January 22, 2021
1,000 Hours Dry: A Sober, Self-Care Challenge
1,000 Hours Dry is a lifestyle challenge aimed at helping people build healthier drinking habits. To find out more, we spoke to the founder of The Dry Club, Kayla Lyons, who’s also leading this sober-curious movement.
There’s something about the start of a new year that triggers us to take stock of how our habits impact our wellbeing. This January, many of us find ourselves still facing higher than usual anxiety levels. Besides the uncertain state of the world, the added pressure of keeping up with all-too-often unattainable New Year's resolutions can also take its toll on our mental health. And when mental health suffers, our wellbeing suffers too.
While we’re ardent advocates of finding ways to be healthier, happier versions of ourselves, we’ve found that resolutions focused less on starting something new and more on kicking unhealthy habits, are useful.
To learn more about letting go of harmful habits, and the benefits of a sober-curious lifestyle, we caught up with Kayla Lyons – founder of The Dry Club and the 1,000 Hours Dry challenge.
1,000 Hours Dry: choosing sobriety over hangxiety
Last year, Kayla Lyons found herself reevaluating the sobriety program she’s been following for a few years. The result of rethinking her recovery program was starting up a “sober-curios,” inclusive, online community championing an alcohol-free lifestyle called The Dry Club.
What is The Dry Club?
The Dry Club is an online educational platform and community that promotes alcohol-free living and the sober-curious movement. “We believe in positive reinforcement and radical compassion for our members and are an inclusive community without rigid rules or regulations surrounding sobriety,” Kayla explains.
The Dry Club’s central platform is Instagram, where daily tasks, statistics, and inspirational messages are posted. The Dry Club community also operates on the app Reframe, to help people quit or reduce alcohol intake and a private Facebook group where members can connect.
What does “sober-curious” mean?
Sober-curious doesn’t necessarily mean a commitment to an alcohol-free lifestyle altogether, only practicing more mindful drinking habits. “A good definition of being sober-curious,” says Kayla, “is really reevaluating your relationship with alcohol.”
She goes on to explain that some people participate in dry challenges for a bit of “sober tourism,” while others, like her, who are in recovery or active addiction, may spend months or even years trying out sobriety in chunks. “Sober curiosity is a crucial part of our community, and most people who are sober now likely went through a period of sober curiosity before committing to abstinence,” she adds.
How does the 1,000 Hours Dry challenge work?
1,000 Hours Dry is an alcohol-free challenge that lasts 42 days. Like Dry January, you commit to going alcohol-free for a while – in this challenge it’s 1,000 hours. The Dry Club encourages people to start whenever they are ready and hold “rounds” multiple times a year through their Instagram account for people who feel the need for more support and accountability.
The challenge is outlined to guide participants through daily tasks and recommendations. On the app, there’s also an accountability guide that takes participants through the 42 days, helping them build skills based on cognitive behavioral therapy, mindfulness, and behavioral science.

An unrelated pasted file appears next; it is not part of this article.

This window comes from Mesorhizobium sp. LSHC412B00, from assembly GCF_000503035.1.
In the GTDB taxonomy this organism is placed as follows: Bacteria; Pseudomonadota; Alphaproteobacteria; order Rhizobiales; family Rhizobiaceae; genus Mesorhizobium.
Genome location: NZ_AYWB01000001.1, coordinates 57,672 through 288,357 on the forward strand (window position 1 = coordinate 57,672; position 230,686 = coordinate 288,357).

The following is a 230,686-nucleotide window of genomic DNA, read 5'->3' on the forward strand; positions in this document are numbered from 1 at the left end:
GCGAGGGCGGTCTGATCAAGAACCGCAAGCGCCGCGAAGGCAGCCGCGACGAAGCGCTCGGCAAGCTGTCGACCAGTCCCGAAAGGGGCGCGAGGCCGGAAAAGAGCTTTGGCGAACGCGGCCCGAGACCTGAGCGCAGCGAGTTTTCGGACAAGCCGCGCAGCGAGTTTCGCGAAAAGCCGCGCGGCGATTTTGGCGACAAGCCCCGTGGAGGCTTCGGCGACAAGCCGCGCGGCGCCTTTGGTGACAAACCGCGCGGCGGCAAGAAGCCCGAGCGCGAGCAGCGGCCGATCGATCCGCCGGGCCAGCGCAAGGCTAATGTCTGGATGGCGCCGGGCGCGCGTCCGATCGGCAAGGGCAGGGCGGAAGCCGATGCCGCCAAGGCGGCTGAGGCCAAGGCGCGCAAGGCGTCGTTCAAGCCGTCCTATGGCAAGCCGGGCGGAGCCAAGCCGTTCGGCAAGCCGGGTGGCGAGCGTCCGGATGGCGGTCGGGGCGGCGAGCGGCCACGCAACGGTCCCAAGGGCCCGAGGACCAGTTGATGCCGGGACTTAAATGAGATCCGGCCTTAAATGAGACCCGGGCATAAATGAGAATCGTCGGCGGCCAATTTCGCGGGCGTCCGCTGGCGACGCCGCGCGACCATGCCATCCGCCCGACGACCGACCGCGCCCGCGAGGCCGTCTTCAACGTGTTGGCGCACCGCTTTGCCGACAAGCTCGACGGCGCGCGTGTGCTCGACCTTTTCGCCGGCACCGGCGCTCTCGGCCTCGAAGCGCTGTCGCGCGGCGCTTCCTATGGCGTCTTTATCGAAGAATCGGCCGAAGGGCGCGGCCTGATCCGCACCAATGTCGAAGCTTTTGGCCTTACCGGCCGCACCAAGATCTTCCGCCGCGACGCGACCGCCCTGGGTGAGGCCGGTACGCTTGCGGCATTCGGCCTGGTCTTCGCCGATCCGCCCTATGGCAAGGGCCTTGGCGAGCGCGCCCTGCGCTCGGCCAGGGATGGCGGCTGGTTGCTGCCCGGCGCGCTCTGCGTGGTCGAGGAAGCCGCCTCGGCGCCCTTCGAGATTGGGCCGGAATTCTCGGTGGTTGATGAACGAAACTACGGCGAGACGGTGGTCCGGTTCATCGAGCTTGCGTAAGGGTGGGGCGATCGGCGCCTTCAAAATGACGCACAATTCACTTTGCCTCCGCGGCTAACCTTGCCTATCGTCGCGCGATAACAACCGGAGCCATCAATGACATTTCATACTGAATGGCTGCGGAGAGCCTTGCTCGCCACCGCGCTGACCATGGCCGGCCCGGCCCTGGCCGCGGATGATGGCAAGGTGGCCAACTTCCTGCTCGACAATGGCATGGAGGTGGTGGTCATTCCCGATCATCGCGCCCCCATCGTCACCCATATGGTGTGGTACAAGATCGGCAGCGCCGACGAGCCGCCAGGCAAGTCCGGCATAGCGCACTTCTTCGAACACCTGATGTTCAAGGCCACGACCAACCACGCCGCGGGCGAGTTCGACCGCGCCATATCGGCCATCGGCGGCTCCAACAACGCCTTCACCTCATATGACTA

“What separates us from other communities and challenges is that we encourage people to keep going even if they slip up. We believe that slipping up is more like falling forward,” Kayla mentions, “you learn from the experience and keep going.”
How can taking part in his challenge help people?
Kayla found that reevaluating your relationship with alcohol has numerous mental health and physical benefits. “Anyone, whether you’re a moderate or heavy drinker, can benefit from taking a 42-day break,” she concluded. Here are some of the benefits of living alcohol-free for 42 days Kayla highlighted:
- Alcohol can suppress REM sleep – after only one week of going alcohol-free, sleep quality could already start improving. You’re also likely to start noticing your complexion starts looking healthier.
- Excessive drinking irritates the digestive system, causing the stomach to increase acid production – by week two, you’ll experience less alcohol-related acid reflux.
- Drinking too much alcohol can lead to increased blood pressure. Around the three-week mark of the challenge, your blood pressure will start to lower, reducing the risk of stroke and heart problems. Your kidney function is likely also improving at this point.
- At around six weeks, many people experience significantly more mental clarity (no more brain fog!) and less fatigue.
- People battling anxiety often find a hangover can incite intense bouts of anxious feelings or so-called “hangxiety.” One of the best parts of going alcohol-free? No more hangxiety.
Want to learn more about the health benefits of living sober curios? Watch Kayla in our recent Instagram video or join her online community @1000hoursdry. She also hosts a weekly podcast called The Dry Life.
• Rather than trying to reinvent ourselves through a list of New Year’s resolutions, we’re focusing on sticking to simple, natural solutions that improve our overall wellness.
• We’re starting this year by saying no to the things holding us back from living our healthiest, happiest life.
• Kayla Lyons, founder of the online community The Dry Cub, shares a little more about saying no to “hangxiety” and yes to sober self-care.
Did you know?
Despite the relaxed feeling a nightcap can cue, studies show alcohol can interfere with chemicals in the brain that can trigger anxiety and affect REM sleep.